PEP helps persons with disabilities realise their dreams
Basseterre, St. Kitts — The Federal Government of St. Kitts and Nevis, through the People Employment Programme (PEP), is being praised for its proactive approach to life as it ensures that no one is left behind irrespective of their physical ability.
When Prime Minister the Rt Hon Dr Denzil Douglas launched PEP in December 2012, he assured that it would address the needs of all persons. It was in conformity with the Prime Minister’s wishes that PEP’s Project Manager Mr Geoffrey Hanley reached out to persons with disability.
Twenty-one year old Mr Jamal Herbert of McKnight is one such person who reports that after being turned down several times because of his disability when he expressed his wish to become a mechanic, PEP has proven to him that disability is not inability.
Today he is one of the several persons living with disabilities who are proudly training at the McKnight Community Centre, under Mr Anthony Mills, to be a computer graphic artist. Mr Mills, who is now engaged as a PEP Facilitator, is also the President of the St. Kitts-Nevis Association of Persons with Disabilities.
Always wanting to do something challenging, Mr Herbert joined the Advanced Vocational Education Centre (AVEC) “to try to further my education in mechanics, but the teacher there tell me that I could not make it because of my disability, and so I had to choose graphic design, but they did not have the software, so I had to leave.
“After I left AVEC, I used to come down here (McKnight Community Centre) and Tony (Mr Anthony Mills) used to show me how to do things on the computer using Illustrator and Photoshop, and then the PEP people started to help us out.”
Before Mr Herbert joined PEP he used to sit about at home just watching TV. He said that apart from the times he would come to the community centre, he used to go out to look for jobs but most of the places he went they would tell him that the job entailed too much standing, or too much walking, or eventoo much lifting things.
“I am happy about PEP,” said Mr Herbert. “It is a good programme that is assisting young people like me and others.When I am through with this course, I plan to open my own business or continue working along with Tony.”
At the time of this interview, Mr Herbert was instructing his fellow trainees and when asked whether he was the teacher, he said: “I am part of the PEP team and I am learning graphic design. I was teaching them how to draw a ladybug, it was just that today. Tony was in a meeting so they tell me to go in front and show them how to do something.”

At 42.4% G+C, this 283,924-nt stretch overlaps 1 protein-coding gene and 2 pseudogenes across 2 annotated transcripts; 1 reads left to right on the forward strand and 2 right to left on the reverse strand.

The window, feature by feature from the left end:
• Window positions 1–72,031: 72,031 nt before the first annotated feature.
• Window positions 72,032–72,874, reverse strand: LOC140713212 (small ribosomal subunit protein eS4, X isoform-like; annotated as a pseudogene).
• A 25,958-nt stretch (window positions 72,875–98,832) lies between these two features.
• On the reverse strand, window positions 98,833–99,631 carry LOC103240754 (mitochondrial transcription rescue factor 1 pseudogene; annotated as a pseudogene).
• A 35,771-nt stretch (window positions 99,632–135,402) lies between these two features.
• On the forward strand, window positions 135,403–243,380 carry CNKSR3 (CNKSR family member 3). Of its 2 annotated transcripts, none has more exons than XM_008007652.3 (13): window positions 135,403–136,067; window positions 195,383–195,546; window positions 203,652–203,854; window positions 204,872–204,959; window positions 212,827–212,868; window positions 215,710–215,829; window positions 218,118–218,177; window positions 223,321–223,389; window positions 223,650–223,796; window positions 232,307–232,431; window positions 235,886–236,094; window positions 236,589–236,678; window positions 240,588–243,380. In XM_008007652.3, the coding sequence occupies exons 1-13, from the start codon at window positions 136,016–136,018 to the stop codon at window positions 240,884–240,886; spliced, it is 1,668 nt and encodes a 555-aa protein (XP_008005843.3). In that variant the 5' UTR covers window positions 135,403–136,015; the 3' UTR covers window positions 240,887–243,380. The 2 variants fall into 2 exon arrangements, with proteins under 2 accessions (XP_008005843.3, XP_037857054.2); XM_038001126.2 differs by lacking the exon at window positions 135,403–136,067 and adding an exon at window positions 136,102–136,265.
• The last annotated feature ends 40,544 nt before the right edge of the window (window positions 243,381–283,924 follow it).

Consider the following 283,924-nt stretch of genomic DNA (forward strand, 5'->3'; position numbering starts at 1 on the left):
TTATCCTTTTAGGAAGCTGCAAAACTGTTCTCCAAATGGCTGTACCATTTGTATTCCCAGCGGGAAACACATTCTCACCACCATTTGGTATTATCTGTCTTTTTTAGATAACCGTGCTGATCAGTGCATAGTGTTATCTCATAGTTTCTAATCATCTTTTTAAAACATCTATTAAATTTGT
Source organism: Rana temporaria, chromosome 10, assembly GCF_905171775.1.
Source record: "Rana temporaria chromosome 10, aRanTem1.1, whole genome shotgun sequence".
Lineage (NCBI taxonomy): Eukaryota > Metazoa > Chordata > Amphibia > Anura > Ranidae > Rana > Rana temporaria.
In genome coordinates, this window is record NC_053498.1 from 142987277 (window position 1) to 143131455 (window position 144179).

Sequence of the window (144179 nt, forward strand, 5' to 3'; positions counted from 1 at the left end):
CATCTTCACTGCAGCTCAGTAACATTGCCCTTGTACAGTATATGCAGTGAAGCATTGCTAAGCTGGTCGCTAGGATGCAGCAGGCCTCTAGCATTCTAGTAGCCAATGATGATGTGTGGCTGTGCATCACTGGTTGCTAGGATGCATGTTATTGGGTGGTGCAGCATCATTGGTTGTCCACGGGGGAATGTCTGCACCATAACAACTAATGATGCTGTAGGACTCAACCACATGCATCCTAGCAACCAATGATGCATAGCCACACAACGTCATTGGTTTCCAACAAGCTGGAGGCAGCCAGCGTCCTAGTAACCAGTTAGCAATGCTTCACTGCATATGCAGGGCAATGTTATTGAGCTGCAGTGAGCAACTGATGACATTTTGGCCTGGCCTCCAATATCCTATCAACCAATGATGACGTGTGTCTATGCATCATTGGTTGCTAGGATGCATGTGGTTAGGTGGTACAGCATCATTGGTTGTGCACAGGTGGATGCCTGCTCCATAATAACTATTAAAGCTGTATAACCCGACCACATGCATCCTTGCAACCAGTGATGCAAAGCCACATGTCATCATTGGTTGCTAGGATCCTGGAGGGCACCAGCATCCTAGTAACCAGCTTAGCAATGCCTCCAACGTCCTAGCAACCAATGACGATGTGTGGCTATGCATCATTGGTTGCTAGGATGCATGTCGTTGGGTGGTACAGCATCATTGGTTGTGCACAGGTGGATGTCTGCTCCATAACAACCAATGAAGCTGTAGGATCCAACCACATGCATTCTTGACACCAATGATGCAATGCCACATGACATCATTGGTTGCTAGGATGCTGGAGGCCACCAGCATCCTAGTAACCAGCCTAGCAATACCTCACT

Wheelchair-bound Mr Antonia Richardson of Prickly Alley in Basseterre led a normal life until a freak accident over five years ago left him paralysed. He was put on Social Welfare, where he received $250 a month, which he said was not enough taking into consideration that he had a life to lead, and a daughter to take care of. But life changed when he joined the People Employment Programme computer graphic class at the McKnight Community Centre.
“PEP has taken me from the stage of social welfare where I was getting nothing to say, just $250 a month, to where I am now getting a minimum wage which has recently been raised to $360 a week,” said Mr Richardson.
“I have got a child and other things to do, so I figure being in this programme is a little better because I make more than $250 a month. On top of that, I am learning a skill that I will use for the rest of my working life.
“I am planning to start my own business, making T-shirts, picture frames and other things. My training is preparing to get to that stage of life. PEP is a good thing, I won’t bring it down. It is a good thing because some of us were just out there sitting down doing nothing, collecting $250 a month which is not much, so with PEP you could make a little more for yourself while knowing that at the end of it you will be empowered.”
According to the facilitator, Mr Anthony Mills, the training programme which is sponsored by the People Employment Programme is teaching people with disabilities, adults and young people, graphic designs and Microsoft Office, with a focus on Microsoft Word.
“We are teaching them so they could become independent, as we are also trying to teach them money management and basic life skills so as to get them prepared for independence,” said Mr Mills.
“We have people who are learning, and are getting good at what we are trying to teach them. We are teaching them graphic design mainly. We could see the improvements and you could see the work that they do. So I know there is a lot more to report than the last time.”
The PEP-sponsored group at the McKnight Community Centre has 18 persons, made up of two facilitators, Mr Mills and Ms Mary Clarke, 11 trainees and five support staff.
“Most of the trainees are still in the beginning stage because graphic design is a big field you do not just learn it just so, but they are getting good,” observed Mr Mills. “Based on how we run the programme, we have some of them in the part two of the programme right now.
“We just went from one to two, but some of them are still in part one and then it is not all of them who are learning graphic design though, as right now we have two blind people and they are learning to operate the computer using the JAWS (Job Access With Speech)software, they are learning Microsoft Word.”